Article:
Coors Brewers Limited, the UK's second-largest brewer and owner of Carling, the country's best-selling beer, has announced that it is to invest £35 million (€54.9m) in its production facility in the spiritual home of British brewing, Burton-on-Trent.
The company said it would spend the money on increasing productivity and efficiency at the brewery. The improvements will increase capacity at the Burton brewery by more than one million barrels per year, further extending the capacity of what is already the biggest brewery in the UK.
Coors Brewing, which is the third largest brewer in the US, entered the UK market in February this year after acquiring the Bass Brewers business from Interbrew for £1.2 billion. Interbrew was obliged to sell Bass Brewers by the UK competition authorities after acquiring both it and Whitbread, which gave it a dominant position in the market.
Interbrew owns Stella Artois, the UK's leading premium lager brand, and a major competitor of Carling.
Coors said that the investment in Burton would form part of its planned capital investment programme and that extra financing would not need to be found to carry out the improvements.
The work will start in next month and should be completed by the end of 2003. The investment will focus primarily on new bottling, canning and keg halls, which Coors said would ensure that the site could respond quickly to off-trade demands for different types of drinks packages.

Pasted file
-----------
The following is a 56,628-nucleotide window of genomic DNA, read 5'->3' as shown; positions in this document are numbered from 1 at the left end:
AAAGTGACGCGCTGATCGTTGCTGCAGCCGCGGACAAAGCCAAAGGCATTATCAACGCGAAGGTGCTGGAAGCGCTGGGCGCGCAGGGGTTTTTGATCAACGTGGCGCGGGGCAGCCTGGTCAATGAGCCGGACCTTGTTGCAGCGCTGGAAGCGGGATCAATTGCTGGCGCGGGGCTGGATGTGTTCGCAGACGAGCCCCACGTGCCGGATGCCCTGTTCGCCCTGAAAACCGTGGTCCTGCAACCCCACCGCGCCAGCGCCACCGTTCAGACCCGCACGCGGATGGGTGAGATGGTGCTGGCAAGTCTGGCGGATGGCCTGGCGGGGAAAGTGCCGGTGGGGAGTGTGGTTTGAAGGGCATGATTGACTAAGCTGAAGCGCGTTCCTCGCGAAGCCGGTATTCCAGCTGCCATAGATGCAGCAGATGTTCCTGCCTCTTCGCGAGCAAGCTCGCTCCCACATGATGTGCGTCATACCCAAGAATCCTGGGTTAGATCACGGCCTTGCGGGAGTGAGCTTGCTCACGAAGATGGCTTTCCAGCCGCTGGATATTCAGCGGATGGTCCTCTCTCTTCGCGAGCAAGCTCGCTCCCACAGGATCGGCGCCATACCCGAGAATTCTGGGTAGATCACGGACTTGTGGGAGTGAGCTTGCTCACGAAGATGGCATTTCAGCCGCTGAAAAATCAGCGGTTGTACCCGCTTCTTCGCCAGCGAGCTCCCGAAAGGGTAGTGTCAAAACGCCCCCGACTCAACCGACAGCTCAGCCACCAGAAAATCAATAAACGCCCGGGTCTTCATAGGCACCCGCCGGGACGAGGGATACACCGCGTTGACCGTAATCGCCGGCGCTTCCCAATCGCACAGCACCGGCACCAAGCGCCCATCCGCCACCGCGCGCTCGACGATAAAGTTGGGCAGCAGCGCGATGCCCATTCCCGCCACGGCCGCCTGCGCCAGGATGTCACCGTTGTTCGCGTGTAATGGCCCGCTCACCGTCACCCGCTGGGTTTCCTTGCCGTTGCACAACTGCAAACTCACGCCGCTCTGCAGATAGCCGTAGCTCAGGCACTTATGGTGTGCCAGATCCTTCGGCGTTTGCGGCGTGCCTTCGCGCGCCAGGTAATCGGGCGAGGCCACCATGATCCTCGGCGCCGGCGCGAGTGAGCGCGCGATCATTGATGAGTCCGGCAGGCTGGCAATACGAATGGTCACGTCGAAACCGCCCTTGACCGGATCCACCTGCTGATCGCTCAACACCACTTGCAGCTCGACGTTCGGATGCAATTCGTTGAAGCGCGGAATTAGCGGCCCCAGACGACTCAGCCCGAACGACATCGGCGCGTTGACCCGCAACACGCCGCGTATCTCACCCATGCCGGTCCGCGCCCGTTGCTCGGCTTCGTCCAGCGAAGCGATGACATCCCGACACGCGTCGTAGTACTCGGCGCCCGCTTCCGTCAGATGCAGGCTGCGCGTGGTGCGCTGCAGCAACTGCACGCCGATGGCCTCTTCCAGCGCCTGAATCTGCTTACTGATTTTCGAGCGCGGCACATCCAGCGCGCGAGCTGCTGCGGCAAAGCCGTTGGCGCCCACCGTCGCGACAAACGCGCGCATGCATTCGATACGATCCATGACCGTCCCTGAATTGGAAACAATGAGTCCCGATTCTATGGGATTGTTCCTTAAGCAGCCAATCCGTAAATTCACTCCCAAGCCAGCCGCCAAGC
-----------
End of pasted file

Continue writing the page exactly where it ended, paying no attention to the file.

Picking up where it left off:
Peter Kendall, chief executive officer of Coors Brewers, said: "This significant investment is a clear demonstration of our parent company's confidence in the entire team in the UK and shows the size of its commitment to the UK business.
"It is just one of the ways in which we are looking to maintain the momentum behind our brands and improve our ability to win in the UK beer market. The investment in the Burton Brewery will help us to drive the top line and reduce costs. It will ensure that we can maintain our position as the most-efficient producer in the UK brewing industry."
Martin Thomas, supply chain director at the brewer, added: "In particular, the development of the off-trade in the UK towards more innovative types of packaging means that we must strive to become increasingly flexible in our production techniques. This investment will deliver the production flexibility required and ensure capacity for future growth."